How growing up in an NHL locker room helped mold Hurricanes’ high-octane prospect Justin Robidas

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      Justin Robidas’s name sounds familiar to a lot of hockey folks.

      That’s because the Quebec Remparts star is the son of former NHLer and current Montreal Canadiens assistant coach Stephane Robidas. The elder statesman played 17 seasons in the NHL and even participated in the 2009 all-star game while with Dallas. He finished his career in 2015 with Toronto, which, you might want to look at the history into how that all came to a close if you’re not a Leafs fan.

      And now, it’s time for Justin to make his mark. He didn’t follow into his dad’s footsteps to become a defender. Instead, caught his eye.

      The 20-year-old Carolina Hurricanes prospect signed his entry-level contract on May 31, marking the next big step in his development. And he thanks his father, and the opportunities presented to him as a big reason why he now has a pro hockey contract.

      “You know, as a kid, you don’t really realize it; not a lot of people get to live that life,” Robidas said. “I saw the big stage; I saw what it was like to play in that moment. It was definitely fun to be able to live that through my Dad and prepare me for my future.”

      Robidas spent much of his childhood following his father around at rinks, getting exposed to the best players in the world. Whether it be Tyler Seguin, Jamie Benn or Phil Kessel, there were no shortage of talented players wherever his dad went.

      “When I wouldn’t have school, I would be at the rink and playing mini sticks with all the other NHL kids. I think those are fun memories, being with those guys and seeing that lifestyle at a young age,” Justin said.

      Robidas notched 25 goals and 78 points this past season with Val-d’Or and Quebec. He registered a team-leading 27 points (11 goals, 16 assists) in 18 playing games, helping the Remparts claim the Gilles Corteau Trophy as QMJHL champions.

      Growing up in an NHL locker room has helped prepare him for the big stage, including the Memorial Cup. Led by legendary former NHLer Patrick Roy, Robidas and the Quebec Ramparts won the CHL’s top championship over the weekend with a big win over Seattle.

      “It’s a lot of fun, you’re playing against the best teams. It’s why we play hockey right, we want to be in these big events and showcase our talent, and this tournament is one of the best ways to do that,” the Hurricanes 2021 fifth-round selection said with a smile.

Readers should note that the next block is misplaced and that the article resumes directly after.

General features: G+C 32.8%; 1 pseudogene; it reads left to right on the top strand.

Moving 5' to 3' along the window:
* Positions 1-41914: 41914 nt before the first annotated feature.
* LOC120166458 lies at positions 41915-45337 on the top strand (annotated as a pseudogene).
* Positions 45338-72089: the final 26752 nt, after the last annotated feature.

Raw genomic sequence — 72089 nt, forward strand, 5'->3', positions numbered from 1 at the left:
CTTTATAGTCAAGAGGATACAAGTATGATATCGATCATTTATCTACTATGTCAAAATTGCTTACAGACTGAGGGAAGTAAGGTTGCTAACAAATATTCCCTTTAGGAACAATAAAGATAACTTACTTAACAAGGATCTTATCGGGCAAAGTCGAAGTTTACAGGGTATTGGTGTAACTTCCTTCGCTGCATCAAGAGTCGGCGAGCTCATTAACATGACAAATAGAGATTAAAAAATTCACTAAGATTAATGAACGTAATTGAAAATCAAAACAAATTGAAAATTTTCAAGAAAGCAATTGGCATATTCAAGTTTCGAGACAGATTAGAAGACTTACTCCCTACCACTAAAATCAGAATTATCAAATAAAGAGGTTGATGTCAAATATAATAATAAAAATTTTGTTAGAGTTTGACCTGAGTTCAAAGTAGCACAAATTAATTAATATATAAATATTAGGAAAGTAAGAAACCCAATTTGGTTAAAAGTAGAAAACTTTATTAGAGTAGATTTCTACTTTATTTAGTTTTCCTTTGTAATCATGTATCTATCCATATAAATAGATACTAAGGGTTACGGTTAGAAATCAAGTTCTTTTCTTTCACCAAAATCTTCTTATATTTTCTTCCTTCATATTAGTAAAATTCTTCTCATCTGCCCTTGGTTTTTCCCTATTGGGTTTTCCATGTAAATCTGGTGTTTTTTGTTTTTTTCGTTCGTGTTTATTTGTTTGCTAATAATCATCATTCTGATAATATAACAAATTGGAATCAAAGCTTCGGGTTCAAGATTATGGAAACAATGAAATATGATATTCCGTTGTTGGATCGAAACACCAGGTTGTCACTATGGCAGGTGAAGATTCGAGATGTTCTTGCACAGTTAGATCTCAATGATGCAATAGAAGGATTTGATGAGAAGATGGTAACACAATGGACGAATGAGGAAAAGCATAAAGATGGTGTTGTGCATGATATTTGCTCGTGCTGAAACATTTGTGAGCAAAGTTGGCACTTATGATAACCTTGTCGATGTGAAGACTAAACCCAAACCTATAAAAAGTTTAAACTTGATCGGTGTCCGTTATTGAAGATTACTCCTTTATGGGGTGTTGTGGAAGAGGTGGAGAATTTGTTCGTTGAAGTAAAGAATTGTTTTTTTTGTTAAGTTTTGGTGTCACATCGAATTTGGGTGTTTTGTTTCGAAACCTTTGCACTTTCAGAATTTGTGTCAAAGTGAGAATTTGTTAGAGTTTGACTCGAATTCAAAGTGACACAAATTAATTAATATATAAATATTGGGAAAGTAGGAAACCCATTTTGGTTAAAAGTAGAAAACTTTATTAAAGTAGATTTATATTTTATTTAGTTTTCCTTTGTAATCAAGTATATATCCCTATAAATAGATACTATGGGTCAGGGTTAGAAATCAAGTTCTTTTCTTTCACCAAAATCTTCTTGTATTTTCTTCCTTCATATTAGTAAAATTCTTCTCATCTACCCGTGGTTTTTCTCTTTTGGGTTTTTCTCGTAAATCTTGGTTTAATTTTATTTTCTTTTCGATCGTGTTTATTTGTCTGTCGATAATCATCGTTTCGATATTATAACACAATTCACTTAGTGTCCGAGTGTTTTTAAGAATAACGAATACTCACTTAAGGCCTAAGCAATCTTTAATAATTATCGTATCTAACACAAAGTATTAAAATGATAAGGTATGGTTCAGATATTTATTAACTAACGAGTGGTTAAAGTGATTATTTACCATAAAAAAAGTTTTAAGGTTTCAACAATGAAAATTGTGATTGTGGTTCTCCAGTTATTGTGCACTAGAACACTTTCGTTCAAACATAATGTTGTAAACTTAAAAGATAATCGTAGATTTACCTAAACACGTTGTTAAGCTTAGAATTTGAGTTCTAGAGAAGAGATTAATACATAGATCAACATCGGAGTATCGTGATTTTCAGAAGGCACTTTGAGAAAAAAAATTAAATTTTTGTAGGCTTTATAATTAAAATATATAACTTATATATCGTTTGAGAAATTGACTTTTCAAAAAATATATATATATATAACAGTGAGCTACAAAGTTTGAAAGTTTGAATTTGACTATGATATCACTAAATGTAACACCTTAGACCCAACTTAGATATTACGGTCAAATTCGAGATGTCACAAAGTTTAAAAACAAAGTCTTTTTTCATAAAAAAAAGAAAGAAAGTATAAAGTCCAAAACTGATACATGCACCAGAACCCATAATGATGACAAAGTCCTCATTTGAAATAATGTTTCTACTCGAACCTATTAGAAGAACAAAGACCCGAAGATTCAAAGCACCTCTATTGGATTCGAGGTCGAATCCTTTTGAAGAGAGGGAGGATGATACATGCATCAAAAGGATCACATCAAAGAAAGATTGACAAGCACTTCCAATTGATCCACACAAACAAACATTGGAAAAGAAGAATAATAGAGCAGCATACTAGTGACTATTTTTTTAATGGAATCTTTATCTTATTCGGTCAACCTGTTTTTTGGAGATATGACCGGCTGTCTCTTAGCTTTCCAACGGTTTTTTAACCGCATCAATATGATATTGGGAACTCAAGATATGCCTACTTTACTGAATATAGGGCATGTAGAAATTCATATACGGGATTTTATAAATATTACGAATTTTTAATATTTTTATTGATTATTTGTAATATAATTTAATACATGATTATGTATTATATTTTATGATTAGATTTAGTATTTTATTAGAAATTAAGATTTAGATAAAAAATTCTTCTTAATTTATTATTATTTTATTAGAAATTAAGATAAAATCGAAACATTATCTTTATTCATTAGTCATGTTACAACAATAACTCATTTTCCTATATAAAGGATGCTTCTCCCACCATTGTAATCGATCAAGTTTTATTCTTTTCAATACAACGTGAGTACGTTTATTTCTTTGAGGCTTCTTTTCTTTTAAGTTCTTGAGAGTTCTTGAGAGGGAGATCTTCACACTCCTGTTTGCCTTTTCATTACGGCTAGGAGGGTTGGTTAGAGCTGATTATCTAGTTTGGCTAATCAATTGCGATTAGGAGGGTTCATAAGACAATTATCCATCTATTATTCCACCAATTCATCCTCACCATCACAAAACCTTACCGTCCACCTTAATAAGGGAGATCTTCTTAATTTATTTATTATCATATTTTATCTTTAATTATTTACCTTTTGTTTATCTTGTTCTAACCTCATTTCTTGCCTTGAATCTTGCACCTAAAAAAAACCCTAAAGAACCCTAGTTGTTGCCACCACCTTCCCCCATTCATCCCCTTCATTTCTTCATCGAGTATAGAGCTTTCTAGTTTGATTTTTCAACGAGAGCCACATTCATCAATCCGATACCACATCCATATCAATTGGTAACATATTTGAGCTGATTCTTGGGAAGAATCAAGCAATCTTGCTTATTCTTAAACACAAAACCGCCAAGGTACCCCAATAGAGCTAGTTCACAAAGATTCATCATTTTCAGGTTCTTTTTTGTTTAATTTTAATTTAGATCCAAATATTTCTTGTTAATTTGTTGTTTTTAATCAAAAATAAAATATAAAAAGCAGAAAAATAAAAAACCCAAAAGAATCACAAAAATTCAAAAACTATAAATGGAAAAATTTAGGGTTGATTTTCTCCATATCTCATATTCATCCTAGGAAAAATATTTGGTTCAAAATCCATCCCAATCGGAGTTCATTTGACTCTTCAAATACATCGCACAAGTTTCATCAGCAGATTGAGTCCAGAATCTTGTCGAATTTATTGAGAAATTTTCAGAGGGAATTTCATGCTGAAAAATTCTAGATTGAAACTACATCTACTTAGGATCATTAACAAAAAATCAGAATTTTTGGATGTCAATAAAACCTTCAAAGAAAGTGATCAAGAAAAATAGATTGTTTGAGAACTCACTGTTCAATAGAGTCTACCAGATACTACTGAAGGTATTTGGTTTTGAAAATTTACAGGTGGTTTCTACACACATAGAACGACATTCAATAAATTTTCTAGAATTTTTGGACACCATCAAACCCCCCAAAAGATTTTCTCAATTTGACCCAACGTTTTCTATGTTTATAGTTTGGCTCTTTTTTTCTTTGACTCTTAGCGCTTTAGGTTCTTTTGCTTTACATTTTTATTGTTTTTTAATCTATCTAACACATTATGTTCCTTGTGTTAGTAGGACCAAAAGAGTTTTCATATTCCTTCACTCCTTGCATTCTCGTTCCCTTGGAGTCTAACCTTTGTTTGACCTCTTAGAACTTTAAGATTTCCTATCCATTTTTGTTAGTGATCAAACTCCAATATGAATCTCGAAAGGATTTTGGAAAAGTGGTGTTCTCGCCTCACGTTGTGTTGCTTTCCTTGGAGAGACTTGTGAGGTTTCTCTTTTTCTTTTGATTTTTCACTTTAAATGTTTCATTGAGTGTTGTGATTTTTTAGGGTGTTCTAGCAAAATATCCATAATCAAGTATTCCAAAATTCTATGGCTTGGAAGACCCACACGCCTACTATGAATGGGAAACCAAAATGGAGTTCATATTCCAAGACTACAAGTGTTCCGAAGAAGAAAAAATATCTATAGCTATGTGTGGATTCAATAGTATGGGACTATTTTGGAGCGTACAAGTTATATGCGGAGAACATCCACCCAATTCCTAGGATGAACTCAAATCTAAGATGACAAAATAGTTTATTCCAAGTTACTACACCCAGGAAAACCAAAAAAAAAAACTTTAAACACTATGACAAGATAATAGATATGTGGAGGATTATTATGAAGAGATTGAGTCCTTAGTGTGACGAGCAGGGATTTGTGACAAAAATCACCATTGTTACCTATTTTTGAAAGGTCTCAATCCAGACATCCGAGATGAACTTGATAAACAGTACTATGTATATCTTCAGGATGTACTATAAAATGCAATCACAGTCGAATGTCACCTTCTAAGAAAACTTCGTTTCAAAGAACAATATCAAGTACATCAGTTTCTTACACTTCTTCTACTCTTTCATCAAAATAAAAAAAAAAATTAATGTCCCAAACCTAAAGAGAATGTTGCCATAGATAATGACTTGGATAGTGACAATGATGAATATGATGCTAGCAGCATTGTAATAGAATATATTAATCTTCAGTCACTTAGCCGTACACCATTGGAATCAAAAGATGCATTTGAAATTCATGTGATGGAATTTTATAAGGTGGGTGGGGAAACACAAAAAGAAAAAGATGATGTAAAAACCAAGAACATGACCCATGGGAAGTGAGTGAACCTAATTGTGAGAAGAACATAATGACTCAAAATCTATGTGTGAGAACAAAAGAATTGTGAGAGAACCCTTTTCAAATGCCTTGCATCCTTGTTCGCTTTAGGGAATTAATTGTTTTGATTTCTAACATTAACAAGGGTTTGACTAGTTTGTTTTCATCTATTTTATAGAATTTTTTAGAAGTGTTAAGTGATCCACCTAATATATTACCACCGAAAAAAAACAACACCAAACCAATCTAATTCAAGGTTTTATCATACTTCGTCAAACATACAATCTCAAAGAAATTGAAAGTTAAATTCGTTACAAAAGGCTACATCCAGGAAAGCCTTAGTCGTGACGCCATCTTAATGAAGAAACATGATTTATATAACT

Roy made a trade to acquire Robidas from the Val-d’Or Foreurs at the QMJHL trade deadline. Robidas welcomed the deal with open arms.

      “I had a lot of fun times in Val-d’Or, but obviously, I wanted the chance to win, and I am pretty happy with the end result. I am fortunate to have ended up in Quebec.”

      Robidas stands 5-foot-8. He is of more diminutive stature but plays a high-octane style of hockey and isn’t afraid of anyone; he’s very effective at the intangibles. Robidas said watching Brayden Point play has allowed him to believe he can become a similar play.

      “In the past few years, I have really liked watching Brayden Point. He’s a bit taller than me,” Robidas said with a smirk. “But he is able to play both sides of the ice; he’s a very intelligent player and someone I like to watch and try to mimic my game after.”

      Like Robidas, Point was also selected in the mid-rounds of the NHL Draft. Point has gone on to become a pivotal player, winning back-to-back Stanley Cups with the Bolts and notching a career-high 51 goals this past season. Robidas hopes to mimic that one day.

      Cam Robinson of EliteProspects provided this scouting report, “Robidas will be an interesting case study to watch. At his size and with his hunched-over skating style, he’s not the type of player you’d pinpoint as likely having a bright NHL future.

      “However, his defensive engagement, his unrelenting motor, and his ability to connect plays and enhance the opportunities for more skilled mates are all above average,” Robinson said. “He’s going to need to beat the odds, but Carolina will provide him with the time, space, and developmental tools to give it a good shot.”

      So, we’ll see where Robidas goes from here. The 2021 fifth-rounder has a deal in his back pocket and can join the team at training camp. From there, we’ll see where his path takes him. But after tasting the NHL life at a young age, there’s only one thing he wants: to carve his own path with the best players in the world.

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